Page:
“The main issue is to provide a high level of oper-ational availability,” says Skiba. “You can’t pop by on your way to the shops to change a fuse, so these turbines have to work reliably for months on end.”
The 5M has been conceived from the start for its inhospitable environment. Protection against corrosion caused by almost permanent salty wind is a main issue, but other less obvious aspects have also been taken into account. There’s partial redundancy in the design of many components. For example, as Skiba points out, “Whereas the rotor shaft on most wind turbines is supported by only one bearing – the other being in the gearbox – the shaft in the 5M has two: one locating and one non-locating.” This means that the gearbox bearings only have to carry torque loads.
The condition of critical componentsis continually monitored electronically, so that action can be taken on regular maintenance trips to put right faults that may be about to emerge. When the maintenance engineers do have to call, there’s a helicopter landing pad on the nacelle, and inside the nacelle, there’s a six-tonne crane that will enable the removal and replacement of 95 percent of the parts. Only the largest will require a jack-up platform with its own crane.
On land, the rotor often has to be removed and laid on the ground, so that the nacelle can be lowered. That’s not an optimal procedure on the high seas, and the 5M is designed in such a way that almost all repairs can be done inside the nacelle and replacements can be hoisted in and out through flaps.
REpower has pumped 12.5 million euros– about 15 percent of it from public funds – into the 5M, and it has set itself the challenge of making sure that its first turbines to be installed out at sea will provide the kind of reliability and return on investment the industry requires. The company has done its homework, but spokeswoman Bettina Linden says it can’t do it on its own. “We all have to pull together,” she says. “There are political decisions to be made about the infrastructure, about the cables under the sea, about how wind power can be integrated into the grid, and there are problems to be solved related to operation and service. But it’s clear that increasing wind power is the only way to meet global-warming targets.”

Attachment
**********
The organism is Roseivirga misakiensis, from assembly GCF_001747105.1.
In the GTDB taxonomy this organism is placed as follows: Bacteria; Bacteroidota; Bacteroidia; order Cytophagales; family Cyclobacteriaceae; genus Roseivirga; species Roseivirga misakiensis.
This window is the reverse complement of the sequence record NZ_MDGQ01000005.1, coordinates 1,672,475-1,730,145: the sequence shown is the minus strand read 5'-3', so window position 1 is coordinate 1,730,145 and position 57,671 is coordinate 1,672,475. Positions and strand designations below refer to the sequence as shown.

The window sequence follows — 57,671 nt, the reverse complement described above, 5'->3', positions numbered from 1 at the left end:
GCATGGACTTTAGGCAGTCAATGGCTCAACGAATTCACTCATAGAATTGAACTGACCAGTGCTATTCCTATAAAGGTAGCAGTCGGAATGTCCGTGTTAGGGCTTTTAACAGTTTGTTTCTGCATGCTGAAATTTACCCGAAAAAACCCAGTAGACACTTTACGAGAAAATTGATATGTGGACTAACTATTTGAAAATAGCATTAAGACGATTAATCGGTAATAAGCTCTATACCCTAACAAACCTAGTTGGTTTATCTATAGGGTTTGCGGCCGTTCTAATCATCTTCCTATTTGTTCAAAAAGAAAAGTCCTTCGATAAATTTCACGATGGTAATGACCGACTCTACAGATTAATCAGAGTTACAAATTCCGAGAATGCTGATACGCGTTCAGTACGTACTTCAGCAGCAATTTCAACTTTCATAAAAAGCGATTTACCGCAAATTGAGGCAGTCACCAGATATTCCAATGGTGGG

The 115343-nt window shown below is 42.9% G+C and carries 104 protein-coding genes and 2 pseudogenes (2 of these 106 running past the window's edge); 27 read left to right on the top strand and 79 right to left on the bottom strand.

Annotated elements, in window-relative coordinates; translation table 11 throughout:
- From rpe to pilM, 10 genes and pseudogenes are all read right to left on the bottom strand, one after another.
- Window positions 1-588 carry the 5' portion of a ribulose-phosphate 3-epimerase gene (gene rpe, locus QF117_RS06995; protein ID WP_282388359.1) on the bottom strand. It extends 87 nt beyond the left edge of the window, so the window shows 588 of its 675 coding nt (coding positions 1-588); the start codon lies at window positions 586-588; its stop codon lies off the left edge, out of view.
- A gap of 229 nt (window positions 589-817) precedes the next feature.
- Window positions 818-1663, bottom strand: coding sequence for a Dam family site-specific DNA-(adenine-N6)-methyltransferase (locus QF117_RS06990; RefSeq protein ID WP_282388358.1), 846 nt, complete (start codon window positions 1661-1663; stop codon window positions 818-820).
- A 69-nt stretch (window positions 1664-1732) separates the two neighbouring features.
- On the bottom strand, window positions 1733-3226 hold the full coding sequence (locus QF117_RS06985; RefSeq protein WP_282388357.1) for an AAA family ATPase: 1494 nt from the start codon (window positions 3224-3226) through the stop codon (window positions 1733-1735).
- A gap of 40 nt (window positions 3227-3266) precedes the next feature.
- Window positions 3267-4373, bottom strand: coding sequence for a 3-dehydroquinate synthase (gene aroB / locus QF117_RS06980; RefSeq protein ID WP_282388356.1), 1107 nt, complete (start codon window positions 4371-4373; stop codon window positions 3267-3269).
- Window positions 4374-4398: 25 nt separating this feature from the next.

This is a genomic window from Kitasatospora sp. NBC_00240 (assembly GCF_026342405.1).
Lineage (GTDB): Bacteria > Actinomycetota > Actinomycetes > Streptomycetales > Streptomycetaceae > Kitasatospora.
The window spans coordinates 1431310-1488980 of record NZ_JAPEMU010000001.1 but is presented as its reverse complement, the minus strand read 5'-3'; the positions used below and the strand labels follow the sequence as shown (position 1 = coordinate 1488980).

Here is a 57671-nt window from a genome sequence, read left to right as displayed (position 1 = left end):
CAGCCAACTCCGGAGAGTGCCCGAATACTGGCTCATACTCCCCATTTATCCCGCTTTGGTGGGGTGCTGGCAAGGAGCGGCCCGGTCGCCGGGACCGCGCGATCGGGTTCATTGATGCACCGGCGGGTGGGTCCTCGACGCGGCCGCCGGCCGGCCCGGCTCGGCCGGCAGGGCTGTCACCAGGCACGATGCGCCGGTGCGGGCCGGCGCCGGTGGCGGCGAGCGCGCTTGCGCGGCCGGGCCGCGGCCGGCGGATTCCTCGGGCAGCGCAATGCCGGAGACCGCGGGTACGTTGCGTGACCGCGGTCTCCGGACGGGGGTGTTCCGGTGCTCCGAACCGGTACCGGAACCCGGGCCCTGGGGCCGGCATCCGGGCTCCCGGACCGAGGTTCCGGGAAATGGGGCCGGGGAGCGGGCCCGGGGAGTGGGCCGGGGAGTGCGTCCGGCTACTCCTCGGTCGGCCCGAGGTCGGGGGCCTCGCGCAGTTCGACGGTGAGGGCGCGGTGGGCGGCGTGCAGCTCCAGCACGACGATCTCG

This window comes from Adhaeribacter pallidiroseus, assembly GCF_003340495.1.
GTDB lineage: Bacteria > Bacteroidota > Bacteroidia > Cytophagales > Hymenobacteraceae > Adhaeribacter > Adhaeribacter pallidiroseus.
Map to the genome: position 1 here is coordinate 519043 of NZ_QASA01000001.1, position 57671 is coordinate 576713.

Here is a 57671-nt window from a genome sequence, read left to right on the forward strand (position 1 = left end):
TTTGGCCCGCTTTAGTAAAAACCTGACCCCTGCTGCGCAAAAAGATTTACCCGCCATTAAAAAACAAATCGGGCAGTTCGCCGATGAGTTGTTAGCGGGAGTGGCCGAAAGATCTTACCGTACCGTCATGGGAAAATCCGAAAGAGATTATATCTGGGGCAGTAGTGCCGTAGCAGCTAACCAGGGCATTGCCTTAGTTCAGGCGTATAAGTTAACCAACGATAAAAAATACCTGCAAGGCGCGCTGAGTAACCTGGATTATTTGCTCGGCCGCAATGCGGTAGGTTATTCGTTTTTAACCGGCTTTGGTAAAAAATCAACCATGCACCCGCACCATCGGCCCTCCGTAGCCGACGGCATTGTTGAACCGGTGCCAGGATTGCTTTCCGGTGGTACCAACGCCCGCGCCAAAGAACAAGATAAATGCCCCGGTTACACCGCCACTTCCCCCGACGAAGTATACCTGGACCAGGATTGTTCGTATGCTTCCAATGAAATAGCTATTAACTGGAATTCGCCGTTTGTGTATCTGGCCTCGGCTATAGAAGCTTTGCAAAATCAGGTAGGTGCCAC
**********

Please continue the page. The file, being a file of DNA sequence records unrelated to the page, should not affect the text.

“We’re just at the start,” says Skiba. He compares wind power to the automobile industry. “We’re still very much at the stage where everything is done by hand,” he says. “Manufacturing could become more automated, and in 10 to 15 years, we could be the cheap element in the energy mix.”
REpower may still be making the 5M largely by hand, but the unit’s high power output and its reliability targets have made it a major step towards increased efficiency in wind power generation
A record-sized bearing
SKF supplies the bearings for the 5M’s huge rotor, which, with a weight of more than 100 tonnes, puts enormous loads on the rotor shaft. A CARB® toroidal roller bearing is fitted in the non-locating position – the largest ever produced, with an inside diameter of 1,500 mm and weighing 2,700 kg – while a spherical roller bearing is fitted in the locating position. The extraordinary size of the rotor unit meant that SKF had to design a new induction heater to heat the bearings and the 8,000 kg housings prior to assembly. SKF also designed and supplied special split nuts (also the largest ones ever) that facilitate assembly and disassembly. And SKF provides the WindCon online remote monitoring system for the coming units to keep an eye on a number of important parameters. (See article in Evolution 1.2005)